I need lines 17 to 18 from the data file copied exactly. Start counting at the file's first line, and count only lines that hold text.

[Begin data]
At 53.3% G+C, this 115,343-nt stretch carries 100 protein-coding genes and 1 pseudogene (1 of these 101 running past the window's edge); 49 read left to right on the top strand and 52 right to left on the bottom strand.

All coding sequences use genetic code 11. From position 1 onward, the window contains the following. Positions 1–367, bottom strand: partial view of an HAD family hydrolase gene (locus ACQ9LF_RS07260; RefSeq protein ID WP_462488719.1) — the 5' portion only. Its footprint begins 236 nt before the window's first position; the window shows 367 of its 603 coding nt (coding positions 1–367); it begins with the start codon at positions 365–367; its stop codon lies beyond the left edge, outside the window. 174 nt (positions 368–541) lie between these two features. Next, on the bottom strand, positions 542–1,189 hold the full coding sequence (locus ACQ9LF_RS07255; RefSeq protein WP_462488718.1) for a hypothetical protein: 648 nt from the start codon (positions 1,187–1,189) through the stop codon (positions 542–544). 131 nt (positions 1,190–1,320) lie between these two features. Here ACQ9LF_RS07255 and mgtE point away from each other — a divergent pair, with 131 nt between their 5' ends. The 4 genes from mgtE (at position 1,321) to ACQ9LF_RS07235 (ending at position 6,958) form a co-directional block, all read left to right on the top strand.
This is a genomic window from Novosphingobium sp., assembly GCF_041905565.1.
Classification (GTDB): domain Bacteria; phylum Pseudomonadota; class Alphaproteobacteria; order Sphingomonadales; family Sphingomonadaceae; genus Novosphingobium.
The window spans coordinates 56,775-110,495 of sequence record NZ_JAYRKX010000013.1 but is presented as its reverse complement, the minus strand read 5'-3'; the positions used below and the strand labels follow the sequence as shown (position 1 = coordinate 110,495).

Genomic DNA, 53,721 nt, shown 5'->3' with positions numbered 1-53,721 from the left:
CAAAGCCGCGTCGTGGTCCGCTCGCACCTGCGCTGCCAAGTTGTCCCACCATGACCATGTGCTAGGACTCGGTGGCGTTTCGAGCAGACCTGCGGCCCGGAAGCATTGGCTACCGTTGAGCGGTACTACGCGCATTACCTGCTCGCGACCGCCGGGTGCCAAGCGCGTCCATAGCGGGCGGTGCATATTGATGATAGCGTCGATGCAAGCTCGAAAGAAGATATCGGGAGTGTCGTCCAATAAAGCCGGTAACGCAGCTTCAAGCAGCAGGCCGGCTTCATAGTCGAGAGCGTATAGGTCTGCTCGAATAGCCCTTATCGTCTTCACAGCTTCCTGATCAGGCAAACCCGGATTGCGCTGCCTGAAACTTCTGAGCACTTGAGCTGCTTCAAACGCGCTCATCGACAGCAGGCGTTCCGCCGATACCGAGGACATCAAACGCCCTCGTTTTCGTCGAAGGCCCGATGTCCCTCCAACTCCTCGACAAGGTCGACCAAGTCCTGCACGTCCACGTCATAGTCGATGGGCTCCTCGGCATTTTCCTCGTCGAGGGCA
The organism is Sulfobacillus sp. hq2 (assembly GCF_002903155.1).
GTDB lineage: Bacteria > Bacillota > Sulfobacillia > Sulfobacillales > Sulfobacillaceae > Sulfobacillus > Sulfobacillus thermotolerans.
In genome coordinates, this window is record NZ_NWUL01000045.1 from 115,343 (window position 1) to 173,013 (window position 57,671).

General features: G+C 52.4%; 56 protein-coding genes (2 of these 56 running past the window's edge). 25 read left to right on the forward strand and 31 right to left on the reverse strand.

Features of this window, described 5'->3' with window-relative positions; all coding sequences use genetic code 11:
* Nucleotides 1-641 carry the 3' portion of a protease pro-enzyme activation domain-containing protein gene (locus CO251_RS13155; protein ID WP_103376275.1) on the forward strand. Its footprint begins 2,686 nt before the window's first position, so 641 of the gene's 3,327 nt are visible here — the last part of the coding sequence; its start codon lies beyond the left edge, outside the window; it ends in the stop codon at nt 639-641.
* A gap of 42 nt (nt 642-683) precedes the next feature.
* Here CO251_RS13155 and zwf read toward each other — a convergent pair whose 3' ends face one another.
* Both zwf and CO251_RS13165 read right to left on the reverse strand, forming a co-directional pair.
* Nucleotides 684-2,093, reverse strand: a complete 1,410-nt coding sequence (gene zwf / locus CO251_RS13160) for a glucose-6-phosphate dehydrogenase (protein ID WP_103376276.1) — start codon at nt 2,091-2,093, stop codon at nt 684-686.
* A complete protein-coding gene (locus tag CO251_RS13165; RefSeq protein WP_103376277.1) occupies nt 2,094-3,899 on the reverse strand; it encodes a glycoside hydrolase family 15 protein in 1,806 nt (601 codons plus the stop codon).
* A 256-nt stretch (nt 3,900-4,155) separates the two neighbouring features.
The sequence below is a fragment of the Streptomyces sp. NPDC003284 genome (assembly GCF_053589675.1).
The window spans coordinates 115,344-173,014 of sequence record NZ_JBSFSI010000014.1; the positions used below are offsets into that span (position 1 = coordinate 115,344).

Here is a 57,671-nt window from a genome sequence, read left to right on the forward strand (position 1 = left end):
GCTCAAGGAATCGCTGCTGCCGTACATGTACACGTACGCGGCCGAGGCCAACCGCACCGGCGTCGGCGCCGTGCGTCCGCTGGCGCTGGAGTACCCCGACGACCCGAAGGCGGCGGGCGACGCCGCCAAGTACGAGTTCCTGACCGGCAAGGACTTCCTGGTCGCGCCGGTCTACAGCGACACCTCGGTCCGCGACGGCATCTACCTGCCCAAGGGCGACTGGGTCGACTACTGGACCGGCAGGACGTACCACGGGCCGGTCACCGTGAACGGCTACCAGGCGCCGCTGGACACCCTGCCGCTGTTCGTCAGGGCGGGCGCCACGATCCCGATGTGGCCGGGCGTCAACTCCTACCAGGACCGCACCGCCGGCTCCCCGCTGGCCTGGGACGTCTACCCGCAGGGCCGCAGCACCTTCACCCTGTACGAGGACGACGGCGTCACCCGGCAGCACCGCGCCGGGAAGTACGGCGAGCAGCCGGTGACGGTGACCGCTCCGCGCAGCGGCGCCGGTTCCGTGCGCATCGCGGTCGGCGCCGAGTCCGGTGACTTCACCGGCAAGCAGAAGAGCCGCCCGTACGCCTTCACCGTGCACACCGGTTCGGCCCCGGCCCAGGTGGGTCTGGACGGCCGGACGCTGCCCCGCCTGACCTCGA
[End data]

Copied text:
* Nucleotides 684-2,093, reverse strand: a complete 1,410-nt coding sequence (gene zwf / locus CO251_RS13160) for a glucose-6-phosphate dehydrogenase (protein ID WP_103376276.1) — start codon at nt 2,091-2,093, stop codon at nt 684-686.
* A complete protein-coding gene (locus tag CO251_RS13165; RefSeq protein WP_103376277.1) occupies nt 2,094-3,899 on the reverse strand; it encodes a glycoside hydrolase family 15 protein in 1,806 nt (601 codons plus the stop codon).